15red (which indicates a mineral layer of soil) or
25black (which indicates an organic layer of soil).
NCompactness of topsoil was assessed visually and coded as
follows: 1 5loose, 2 5compact, 3 5very compact, and
NSheet erosion was assessed visually based on the presence
of sand sedimentation and coded as 1 5not visible or
NPresence and extent of rills were visually assessed and
coded using the Braun-Blanquet (1932) cover/abun-
dance scale as described above.
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FIGURE 1 Extent of the Atacora mountain chain in Benin and location of the sampling plots in the district of Toucountouna.
(Map by authors)
Mountain Research and Development
Ecological factors were assessed and coded as follows:
NTopography was assessed visually and coded as
15valley, 2 5plain, 3 5downslope, 4 5hillside,
and 5 5plateau or summit.
NFlooding during the rainy season was assessed visually
and based on local knowledge of the site status during
dry season. It was coded as 1 5dry or 2 5flooded.
NSlope angle was assessed with a clinometer and recorded
as number of degrees.
NCanopy cover and ground cover factors were derived from
the height and cover of each vegetation layer estimated
using Braun-Blanquet’s (1932) cover/abundance scale.
Data analysis
Data on 5 indicators of erosion from 22 plots were
submitted to a hierarchical cluster analysis with Ward’s
linkage method, using the software SAS 9.2 (SAS 2009) to
produce clusters of plots based on the degree of soil
degradation. Four clusters or soil degradation classes
were defined.
Next, a discriminant analysis was carried out to
determine whether and how ecological factors driving soil
degradation varied along the gradient of degradation.
The factors addressed in the analysis were topography,
flooding, slope, canopy cover factor, and ground cover
In order to identify the main ecological drivers of
soil degradation, a multivariate analysis of variance
(MANOVA) was performed. The average of measured
ecological drivers was assessed according to the
degradation stage (Azihou 2008; Azarnivand et al 2010).
As variables, canopy cover factor, ground cover factor,
and slope were used (topography and flooding were not
included in the analysis because they were qualitative
The following sections explain how canopy cover
factor and ground cover factor were computed. It is
important to know that lower values of these factors
indicate good canopy and ground cover, which are
associated with lower soil loss (De Bie 2005).
Canopy cover factor: A canopy cover protects bare soil
against erosion, but the foliage protection decreases in
the direction of higher layers in the canopy (Wischmeier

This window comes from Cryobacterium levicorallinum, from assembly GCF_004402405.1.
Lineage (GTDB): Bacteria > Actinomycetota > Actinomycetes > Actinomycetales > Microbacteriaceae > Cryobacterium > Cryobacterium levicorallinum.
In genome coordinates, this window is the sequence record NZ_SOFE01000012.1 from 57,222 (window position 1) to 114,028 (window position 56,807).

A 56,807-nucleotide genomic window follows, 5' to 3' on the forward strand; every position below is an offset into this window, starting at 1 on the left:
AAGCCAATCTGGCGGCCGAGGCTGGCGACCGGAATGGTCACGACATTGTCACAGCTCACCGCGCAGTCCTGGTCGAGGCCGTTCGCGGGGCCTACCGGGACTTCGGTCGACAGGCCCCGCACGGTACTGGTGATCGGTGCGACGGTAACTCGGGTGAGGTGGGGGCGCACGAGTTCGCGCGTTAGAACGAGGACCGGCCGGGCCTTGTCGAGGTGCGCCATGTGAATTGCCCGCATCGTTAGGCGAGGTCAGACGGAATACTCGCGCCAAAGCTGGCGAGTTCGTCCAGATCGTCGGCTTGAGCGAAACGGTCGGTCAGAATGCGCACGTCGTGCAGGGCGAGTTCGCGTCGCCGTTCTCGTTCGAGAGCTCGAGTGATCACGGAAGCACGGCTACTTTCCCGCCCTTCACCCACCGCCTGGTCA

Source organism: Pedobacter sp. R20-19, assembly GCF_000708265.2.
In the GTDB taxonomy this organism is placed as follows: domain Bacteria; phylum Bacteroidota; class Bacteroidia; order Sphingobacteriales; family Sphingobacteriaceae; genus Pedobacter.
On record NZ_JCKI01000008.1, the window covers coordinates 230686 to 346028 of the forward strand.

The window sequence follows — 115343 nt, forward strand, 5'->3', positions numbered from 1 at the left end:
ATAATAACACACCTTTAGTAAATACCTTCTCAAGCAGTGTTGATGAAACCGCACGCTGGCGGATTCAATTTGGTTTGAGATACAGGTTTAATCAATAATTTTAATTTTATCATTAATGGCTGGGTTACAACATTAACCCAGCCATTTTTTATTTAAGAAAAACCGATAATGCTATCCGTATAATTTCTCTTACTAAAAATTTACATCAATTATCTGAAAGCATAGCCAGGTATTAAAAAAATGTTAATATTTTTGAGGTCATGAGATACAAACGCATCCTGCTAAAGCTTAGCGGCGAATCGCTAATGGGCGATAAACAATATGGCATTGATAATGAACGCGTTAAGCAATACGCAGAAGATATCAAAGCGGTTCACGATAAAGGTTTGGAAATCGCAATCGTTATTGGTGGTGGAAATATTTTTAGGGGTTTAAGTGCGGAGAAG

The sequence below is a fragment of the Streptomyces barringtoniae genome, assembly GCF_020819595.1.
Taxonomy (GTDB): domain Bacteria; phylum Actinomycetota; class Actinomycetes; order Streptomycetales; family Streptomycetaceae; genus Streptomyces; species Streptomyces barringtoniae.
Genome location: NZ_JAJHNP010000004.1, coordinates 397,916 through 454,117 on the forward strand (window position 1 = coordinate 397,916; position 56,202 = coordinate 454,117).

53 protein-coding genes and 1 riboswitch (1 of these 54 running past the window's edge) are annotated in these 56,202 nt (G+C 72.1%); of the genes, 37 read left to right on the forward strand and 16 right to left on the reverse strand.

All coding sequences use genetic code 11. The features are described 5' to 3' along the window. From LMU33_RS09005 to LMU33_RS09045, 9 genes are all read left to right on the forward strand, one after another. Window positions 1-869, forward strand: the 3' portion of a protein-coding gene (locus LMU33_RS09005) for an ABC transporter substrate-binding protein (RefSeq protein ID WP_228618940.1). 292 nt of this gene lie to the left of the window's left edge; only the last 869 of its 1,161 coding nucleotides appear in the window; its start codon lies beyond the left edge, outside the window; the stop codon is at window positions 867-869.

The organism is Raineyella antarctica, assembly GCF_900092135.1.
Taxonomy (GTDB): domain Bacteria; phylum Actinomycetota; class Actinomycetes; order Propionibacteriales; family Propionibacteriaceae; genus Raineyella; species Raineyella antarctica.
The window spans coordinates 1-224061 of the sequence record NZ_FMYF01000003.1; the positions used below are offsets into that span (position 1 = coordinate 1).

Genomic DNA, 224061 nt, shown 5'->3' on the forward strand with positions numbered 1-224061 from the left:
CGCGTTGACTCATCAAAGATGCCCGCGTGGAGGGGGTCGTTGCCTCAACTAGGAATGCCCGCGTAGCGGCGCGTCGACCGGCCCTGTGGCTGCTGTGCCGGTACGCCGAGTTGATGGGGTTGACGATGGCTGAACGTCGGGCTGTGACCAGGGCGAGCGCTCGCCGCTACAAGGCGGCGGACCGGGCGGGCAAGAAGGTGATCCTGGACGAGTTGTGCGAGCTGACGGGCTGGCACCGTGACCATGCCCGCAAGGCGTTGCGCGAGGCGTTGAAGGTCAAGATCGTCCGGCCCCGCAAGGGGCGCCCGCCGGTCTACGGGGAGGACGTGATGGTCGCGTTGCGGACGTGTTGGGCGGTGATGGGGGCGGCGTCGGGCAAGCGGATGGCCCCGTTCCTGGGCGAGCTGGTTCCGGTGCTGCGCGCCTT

and Smith 1978; Kooiman 1987). Canopy cover factor
quantifies the degree of protection offered by the canopy
of a vegetation layer. Canopy cover factor is computed for
each vegetation layer as
CCf,x~S1{½1{(37:13H{½½4:02|EH 2
where EC is the effective canopy cover (%), and EH is the
effective canopy height (m) (Wischmeier and Smith 1978;
Kooiman 1987; Palmer 1989; Figure 3).
The EC of the vegetation layer could be defined as the
part of the remaining bare soil not covered by the canopy
of vegetation layer below and that which is covered by the
FIGURE 2 Sampling pattern for assessing the extent of the organic layer.
FIGURE 3 Canopy cover factor assessment results. The plain lines are the
representation of Equation 1. They could be used for determining the canopy
cover factor without computation of Equation 1. The dotted lines show the steps
to be followed to determine the canopy cover factor based on EC and EH.
Mountain Research and Development
canopy of the vegetation layer concerned. Assuming a
random distribution of basal cover and a nonrandom
positioning of successive canopy layers, effective canopy
cover was computed according to De Bie (2005) as:
1. Canopy cover of herbaceous layer (%) 2basal cover
2. Canopy cover of shrub layer (%) 3(1 2canopy cover
of herbaceous layer [%])
3. Canopy cover of tree layer 3(1 2canopy cover of
shrub layer [%]) 3(1 2canopy cover of herbaceous
layer [%]).
EH could be defined as the average distance traveled
by a raindrop from intercept by a plant before falling
from this plant (De Bie 2005; Jakubı´kova
´et al 2006;
Figure 4). It was computed as
EH~2=3(Ht{H1), ð2Þ
where H
5total height, and H
5height of the lower layer.
The canopy cover factor of one plot (C
) was
computed by summing all layer-specific C
as follows:
)2(X21), where Xis the number
of layers.
Ground cover factor: A high ground cover fraction (litter,
basal cover, and stones) provides a protection against
eroding rainfall and reduces runoff velocity while
increasing infiltration (Wischmeier and Smith 1978). As
shown in Figure 5, canopy cover factor decreases sharply
as the ground cover increases. Ground cover factor (C
values were computed for each plot according to the
ground surface roughness as
CGf ~½exp{(b|ground cover(%),ð3Þ
where bis ground surface roughness, with a value of 0.05
recorded for rough field surfaces and 0.04 for smooth
field surfaces (De Bie 2005). Ground cover percentage was
computed as the sum of the percentages of litter, basal
cover, and stones (De Bie 2005).
Soil degradation classes
Cluster analysis of the 22 study plots, based on the severity
of the erosion indicators, resulted in 4 clusters. An R-
squared value of 96.8% was sufficient to obtain distinct
Cluster 1 was composed of 10 plots. They were
characterized by a low level of soil compaction. Soil
compaction limits water infiltration (few rills, no visible
sheet erosion). On the topsoils of these plots, a black
organic layer covered the entire surface; no reddish soils